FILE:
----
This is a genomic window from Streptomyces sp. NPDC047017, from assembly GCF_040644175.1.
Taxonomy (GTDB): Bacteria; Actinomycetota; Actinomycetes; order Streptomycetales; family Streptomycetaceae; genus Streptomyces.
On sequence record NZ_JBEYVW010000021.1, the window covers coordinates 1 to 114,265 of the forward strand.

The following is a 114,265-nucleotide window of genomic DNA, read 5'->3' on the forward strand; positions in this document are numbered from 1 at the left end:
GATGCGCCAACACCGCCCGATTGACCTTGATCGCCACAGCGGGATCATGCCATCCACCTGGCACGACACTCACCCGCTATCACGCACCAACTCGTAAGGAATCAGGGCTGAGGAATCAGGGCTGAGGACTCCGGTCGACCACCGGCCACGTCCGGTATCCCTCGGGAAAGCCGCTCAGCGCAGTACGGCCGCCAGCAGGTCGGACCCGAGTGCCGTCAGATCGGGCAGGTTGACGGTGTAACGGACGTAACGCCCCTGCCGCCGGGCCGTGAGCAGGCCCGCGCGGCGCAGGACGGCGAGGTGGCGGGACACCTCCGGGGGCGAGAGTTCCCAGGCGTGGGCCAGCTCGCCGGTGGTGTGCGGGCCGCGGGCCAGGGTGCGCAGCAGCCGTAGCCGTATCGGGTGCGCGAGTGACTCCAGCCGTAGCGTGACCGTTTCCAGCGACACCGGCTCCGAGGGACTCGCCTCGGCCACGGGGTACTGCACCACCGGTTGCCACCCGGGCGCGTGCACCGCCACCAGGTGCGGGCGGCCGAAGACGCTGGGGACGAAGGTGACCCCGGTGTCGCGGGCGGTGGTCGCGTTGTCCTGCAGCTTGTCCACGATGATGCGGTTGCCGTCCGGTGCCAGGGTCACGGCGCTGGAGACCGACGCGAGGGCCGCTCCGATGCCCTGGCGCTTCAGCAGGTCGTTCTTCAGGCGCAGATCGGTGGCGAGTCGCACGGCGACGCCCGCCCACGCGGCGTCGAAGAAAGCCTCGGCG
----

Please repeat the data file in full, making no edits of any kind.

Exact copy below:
This is a genomic window from Streptomyces sp. NPDC047017, from assembly GCF_040644175.1.
Taxonomy (GTDB): Bacteria; Actinomycetota; Actinomycetes; order Streptomycetales; family Streptomycetaceae; genus Streptomyces.
On sequence record NZ_JBEYVW010000021.1, the window covers coordinates 1 to 114,265 of the forward strand.

The following is a 114,265-nucleotide window of genomic DNA, read 5'->3' on the forward strand; positions in this document are numbered from 1 at the left end:
GATGCGCCAACACCGCCCGATTGACCTTGATCGCCACAGCGGGATCATGCCATCCACCTGGCACGACACTCACCCGCTATCACGCACCAACTCGTAAGGAATCAGGGCTGAGGAATCAGGGCTGAGGACTCCGGTCGACCACCGGCCACGTCCGGTATCCCTCGGGAAAGCCGCTCAGCGCAGTACGGCCGCCAGCAGGTCGGACCCGAGTGCCGTCAGATCGGGCAGGTTGACGGTGTAACGGACGTAACGCCCCTGCCGCCGGGCCGTGAGCAGGCCCGCGCGGCGCAGGACGGCGAGGTGGCGGGACACCTCCGGGGGCGAGAGTTCCCAGGCGTGGGCCAGCTCGCCGGTGGTGTGCGGGCCGCGGGCCAGGGTGCGCAGCAGCCGTAGCCGTATCGGGTGCGCGAGTGACTCCAGCCGTAGCGTGACCGTTTCCAGCGACACCGGCTCCGAGGGACTCGCCTCGGCCACGGGGTACTGCACCACCGGTTGCCACCCGGGCGCGTGCACCGCCACCAGGTGCGGGCGGCCGAAGACGCTGGGGACGAAGGTGACCCCGGTGTCGCGGGCGGTGGTCGCGTTGTCCTGCAGCTTGTCCACGATGATGCGGTTGCCGTCCGGTGCCAGGGTCACGGCGCTGGAGACCGACGCGAGGGCCGCTCCGATGCCCTGGCGCTTCAGCAGGTCGTTCTTCAGGCGCAGATCGGTGGCGAGTCGCACGGCGACGCCCGCCCACGCGGCGTCGAAGAAAGCCTCGGCG